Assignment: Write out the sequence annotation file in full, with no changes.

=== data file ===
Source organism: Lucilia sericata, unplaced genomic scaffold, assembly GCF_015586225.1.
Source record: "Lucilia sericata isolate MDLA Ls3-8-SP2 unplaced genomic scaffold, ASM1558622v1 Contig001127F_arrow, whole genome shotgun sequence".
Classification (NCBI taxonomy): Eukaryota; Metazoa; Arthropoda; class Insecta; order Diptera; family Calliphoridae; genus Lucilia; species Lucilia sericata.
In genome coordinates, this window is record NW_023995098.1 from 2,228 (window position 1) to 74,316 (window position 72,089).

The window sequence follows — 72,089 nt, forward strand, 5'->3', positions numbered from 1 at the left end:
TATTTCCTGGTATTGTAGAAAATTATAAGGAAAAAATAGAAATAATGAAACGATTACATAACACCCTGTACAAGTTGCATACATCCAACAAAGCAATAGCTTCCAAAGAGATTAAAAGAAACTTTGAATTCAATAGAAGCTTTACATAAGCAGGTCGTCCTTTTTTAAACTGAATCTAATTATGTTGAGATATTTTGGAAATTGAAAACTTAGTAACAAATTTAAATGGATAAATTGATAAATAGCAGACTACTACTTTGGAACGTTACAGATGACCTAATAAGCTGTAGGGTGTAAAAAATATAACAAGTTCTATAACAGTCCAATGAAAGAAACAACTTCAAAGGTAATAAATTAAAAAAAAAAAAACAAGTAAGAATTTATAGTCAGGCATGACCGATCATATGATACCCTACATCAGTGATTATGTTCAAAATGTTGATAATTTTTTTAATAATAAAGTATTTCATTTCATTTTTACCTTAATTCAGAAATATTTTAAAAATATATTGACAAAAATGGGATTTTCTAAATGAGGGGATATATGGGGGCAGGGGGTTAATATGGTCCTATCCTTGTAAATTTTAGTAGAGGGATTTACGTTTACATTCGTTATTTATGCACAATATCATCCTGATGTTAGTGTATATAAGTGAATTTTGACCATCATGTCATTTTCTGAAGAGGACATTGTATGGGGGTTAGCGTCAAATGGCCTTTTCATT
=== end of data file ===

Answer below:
Source organism: Lucilia sericata, unplaced genomic scaffold, assembly GCF_015586225.1.
Source record: "Lucilia sericata isolate MDLA Ls3-8-SP2 unplaced genomic scaffold, ASM1558622v1 Contig001127F_arrow, whole genome shotgun sequence".
Classification (NCBI taxonomy): Eukaryota; Metazoa; Arthropoda; class Insecta; order Diptera; family Calliphoridae; genus Lucilia; species Lucilia sericata.
In genome coordinates, this window is record NW_023995098.1 from 2,228 (window position 1) to 74,316 (window position 72,089).

The window sequence follows — 72,089 nt, forward strand, 5'->3', positions numbered from 1 at the left end:
TATTTCCTGGTATTGTAGAAAATTATAAGGAAAAAATAGAAATAATGAAACGATTACATAACACCCTGTACAAGTTGCATACATCCAACAAAGCAATAGCTTCCAAAGAGATTAAAAGAAACTTTGAATTCAATAGAAGCTTTACATAAGCAGGTCGTCCTTTTTTAAACTGAATCTAATTATGTTGAGATATTTTGGAAATTGAAAACTTAGTAACAAATTTAAATGGATAAATTGATAAATAGCAGACTACTACTTTGGAACGTTACAGATGACCTAATAAGCTGTAGGGTGTAAAAAATATAACAAGTTCTATAACAGTCCAATGAAAGAAACAACTTCAAAGGTAATAAATTAAAAAAAAAAAAACAAGTAAGAATTTATAGTCAGGCATGACCGATCATATGATACCCTACATCAGTGATTATGTTCAAAATGTTGATAATTTTTTTAATAATAAAGTATTTCATTTCATTTTTACCTTAATTCAGAAATATTTTAAAAATATATTGACAAAAATGGGATTTTCTAAATGAGGGGATATATGGGGGCAGGGGGTTAATATGGTCCTATCCTTGTAAATTTTAGTAGAGGGATTTACGTTTACATTCGTTATTTATGCACAATATCATCCTGATGTTAGTGTATATAAGTGAATTTTGACCATCATGTCATTTTCTGAAGAGGACATTGTATGGGGGTTAGCGTCAAATGGCCTTTTCATT